We focused on the effect of the perturbation on local population size in nearby patches to determine whether modularity constrains the spread of the perturbation across the network. To achieve this, we needed to compare the effects of the perturbation within a module versus the same effects across modules. To measure buffering, we first calculated the size of the perturbation for each node. Perturbation size is the number of individuals in the unperturbed network replicates minus the number of individuals in the perturbed replicates. We then calculated buffering as the ratio between perturbation sizes inside and outside the module to which the perturbed node belongs.

This measure of the buffering effect indicates how many times there are more individuals outside the module where the perturbation begins versus inside that module (21). We observed that, as predicted by theory, modules confine the spread of the perturbation (Fig. 3). Population sizes were reduced to a lesser extent in nodes located outside the module to which the perturbed node belongs. On average, this reduction amounts to 23% (t = 0.87, P = 0.38) when the local population is separated from the perturbed node by a distance of one link and to 46% (t = 3.04, P = 0.002; one-tailed, paired t test) when separated by a distance of two links (21) (fig. S20).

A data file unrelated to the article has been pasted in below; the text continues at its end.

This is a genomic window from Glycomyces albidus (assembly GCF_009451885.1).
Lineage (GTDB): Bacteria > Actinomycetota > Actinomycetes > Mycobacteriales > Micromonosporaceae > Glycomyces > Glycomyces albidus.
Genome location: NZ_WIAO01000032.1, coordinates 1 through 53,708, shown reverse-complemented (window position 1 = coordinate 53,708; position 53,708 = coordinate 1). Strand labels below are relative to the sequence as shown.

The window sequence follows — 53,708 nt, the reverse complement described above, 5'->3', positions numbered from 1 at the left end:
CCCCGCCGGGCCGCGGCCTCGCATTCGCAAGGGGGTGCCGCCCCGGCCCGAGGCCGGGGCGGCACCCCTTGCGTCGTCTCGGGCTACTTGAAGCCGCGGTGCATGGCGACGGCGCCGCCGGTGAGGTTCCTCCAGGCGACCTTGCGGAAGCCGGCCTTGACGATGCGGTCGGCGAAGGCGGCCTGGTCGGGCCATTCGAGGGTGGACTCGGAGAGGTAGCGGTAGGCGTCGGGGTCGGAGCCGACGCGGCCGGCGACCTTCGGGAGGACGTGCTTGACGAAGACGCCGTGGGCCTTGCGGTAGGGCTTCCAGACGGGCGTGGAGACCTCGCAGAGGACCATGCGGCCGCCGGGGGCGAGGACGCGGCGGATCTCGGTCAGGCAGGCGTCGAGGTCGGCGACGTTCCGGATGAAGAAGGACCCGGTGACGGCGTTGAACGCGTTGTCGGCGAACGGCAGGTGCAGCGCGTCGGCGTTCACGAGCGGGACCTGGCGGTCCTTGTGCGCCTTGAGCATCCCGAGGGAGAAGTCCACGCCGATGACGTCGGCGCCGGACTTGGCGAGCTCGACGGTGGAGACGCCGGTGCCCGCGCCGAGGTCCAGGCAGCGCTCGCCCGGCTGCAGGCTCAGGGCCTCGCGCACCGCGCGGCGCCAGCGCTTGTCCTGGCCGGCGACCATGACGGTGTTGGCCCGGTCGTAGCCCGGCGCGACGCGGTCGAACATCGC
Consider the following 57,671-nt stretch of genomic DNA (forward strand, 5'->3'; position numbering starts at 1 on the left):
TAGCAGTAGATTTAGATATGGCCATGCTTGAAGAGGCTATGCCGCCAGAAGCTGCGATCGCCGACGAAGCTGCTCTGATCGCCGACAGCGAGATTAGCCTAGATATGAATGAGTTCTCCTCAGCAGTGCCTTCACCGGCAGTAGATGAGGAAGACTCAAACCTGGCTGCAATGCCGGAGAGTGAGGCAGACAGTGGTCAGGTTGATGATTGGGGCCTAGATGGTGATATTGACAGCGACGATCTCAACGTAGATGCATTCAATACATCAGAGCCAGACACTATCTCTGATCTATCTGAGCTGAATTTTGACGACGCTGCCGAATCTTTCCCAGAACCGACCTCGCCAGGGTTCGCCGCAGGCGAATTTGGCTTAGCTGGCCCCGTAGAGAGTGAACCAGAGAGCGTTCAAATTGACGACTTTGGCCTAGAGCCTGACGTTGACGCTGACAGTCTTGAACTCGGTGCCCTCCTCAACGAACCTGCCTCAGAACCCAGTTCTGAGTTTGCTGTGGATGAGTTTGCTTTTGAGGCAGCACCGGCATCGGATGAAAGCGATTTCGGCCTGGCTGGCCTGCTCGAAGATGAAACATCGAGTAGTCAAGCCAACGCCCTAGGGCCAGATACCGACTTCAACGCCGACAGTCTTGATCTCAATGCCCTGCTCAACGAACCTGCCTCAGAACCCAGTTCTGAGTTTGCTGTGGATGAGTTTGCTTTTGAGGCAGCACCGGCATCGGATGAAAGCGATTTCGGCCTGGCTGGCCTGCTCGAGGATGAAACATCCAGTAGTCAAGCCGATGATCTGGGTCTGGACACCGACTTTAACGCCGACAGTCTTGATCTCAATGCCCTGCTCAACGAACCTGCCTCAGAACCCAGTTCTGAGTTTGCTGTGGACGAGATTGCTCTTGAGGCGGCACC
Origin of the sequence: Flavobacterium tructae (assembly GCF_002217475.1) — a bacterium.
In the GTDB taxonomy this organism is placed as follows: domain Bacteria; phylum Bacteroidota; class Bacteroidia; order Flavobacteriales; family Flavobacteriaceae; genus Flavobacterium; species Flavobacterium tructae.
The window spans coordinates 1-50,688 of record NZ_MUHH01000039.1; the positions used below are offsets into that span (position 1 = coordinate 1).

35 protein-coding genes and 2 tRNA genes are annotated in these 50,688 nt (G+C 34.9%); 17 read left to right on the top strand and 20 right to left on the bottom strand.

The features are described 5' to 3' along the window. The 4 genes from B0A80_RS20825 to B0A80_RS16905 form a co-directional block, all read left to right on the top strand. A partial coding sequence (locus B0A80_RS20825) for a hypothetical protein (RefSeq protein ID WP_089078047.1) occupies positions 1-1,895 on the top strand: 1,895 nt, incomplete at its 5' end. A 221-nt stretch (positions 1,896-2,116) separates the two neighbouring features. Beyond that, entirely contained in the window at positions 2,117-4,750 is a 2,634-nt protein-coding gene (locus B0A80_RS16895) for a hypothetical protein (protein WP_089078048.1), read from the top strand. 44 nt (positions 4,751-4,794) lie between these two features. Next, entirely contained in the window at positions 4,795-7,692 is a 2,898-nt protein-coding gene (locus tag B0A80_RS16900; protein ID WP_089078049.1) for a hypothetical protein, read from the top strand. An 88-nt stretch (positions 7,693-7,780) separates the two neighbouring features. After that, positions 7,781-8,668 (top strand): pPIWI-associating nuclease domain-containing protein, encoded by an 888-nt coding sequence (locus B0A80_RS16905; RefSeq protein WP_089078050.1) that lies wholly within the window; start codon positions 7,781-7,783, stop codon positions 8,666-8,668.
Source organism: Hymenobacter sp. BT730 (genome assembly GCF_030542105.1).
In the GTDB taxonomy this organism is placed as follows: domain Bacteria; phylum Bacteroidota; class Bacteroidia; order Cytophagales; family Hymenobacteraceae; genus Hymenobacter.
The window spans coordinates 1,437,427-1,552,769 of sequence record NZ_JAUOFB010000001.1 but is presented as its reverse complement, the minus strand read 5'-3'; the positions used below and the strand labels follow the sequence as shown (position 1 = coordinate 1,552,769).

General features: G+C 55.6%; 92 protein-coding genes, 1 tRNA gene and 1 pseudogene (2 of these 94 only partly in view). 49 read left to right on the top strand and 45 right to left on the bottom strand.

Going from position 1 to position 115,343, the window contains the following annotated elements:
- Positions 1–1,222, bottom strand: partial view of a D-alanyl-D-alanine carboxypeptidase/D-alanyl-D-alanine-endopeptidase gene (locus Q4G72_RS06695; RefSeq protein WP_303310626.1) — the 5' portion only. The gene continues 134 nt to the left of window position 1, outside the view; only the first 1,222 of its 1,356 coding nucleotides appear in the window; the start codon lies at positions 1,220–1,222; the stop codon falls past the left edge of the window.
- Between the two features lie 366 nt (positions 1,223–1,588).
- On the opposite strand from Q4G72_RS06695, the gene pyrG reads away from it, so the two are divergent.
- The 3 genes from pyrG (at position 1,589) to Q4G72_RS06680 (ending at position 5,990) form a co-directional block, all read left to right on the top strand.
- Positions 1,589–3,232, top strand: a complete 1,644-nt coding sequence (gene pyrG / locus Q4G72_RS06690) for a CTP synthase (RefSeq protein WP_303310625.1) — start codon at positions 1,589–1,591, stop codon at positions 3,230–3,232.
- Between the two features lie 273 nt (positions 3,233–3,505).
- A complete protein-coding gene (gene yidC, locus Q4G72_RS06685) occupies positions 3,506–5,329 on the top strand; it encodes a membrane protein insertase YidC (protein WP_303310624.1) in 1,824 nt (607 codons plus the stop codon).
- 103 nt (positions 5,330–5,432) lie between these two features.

Fig. 3 Modular networks buffer the spread of perturbations.

(A and B) Probability density distribution of the average buffering values if the assignment of nodes to modules is random. The thin dashed line (buffering = 1) indicates no effect of modularity, as the decrease in the number of individuals due to the perturbation would be the same inside and outside the module to which the perturbed node belongs. The thick dashed line indicates the average observed buffering of the module assignment maximizing modularity. Panels (A) and (B) correspond to distances from the perturbed node of one and two links, respectively. We include randomizations only where the number of nodes inside and outside is the same as in the assignment within the experimental microcosms.

At this point, however, we could not be certain about whether modularity is the network property responsible for this result because our experiment included only one network configuration. One way to verify that modularity is the driving factor is to compare the observed results with those obtained with different assignments of nodes to modules. We originally assigned nodes to modules in a way that maximized modularity. We next examined whether any other assignment of nodes to modules could have returned a similar or even greater degree of buffering. To do this, we calculated the buffering effects after randomizing the node-module assignment (21). Our results (Fig. 3) show that assigning nodes to modules in a way that maximizes modularity results in the largest buffering effect. We conclude, therefore, that network modularity buffered the spread of perturbations in these experiments.

Our experimental result is constrained by network size and configuration, so we next explored the generality of our results by using a metapopulation model of F. candida in habitat networks. Using exactly the same network configuration as in the experiments, we show that we obtain the same results when we change the node where the perturbation occurs (21) (fig. S19).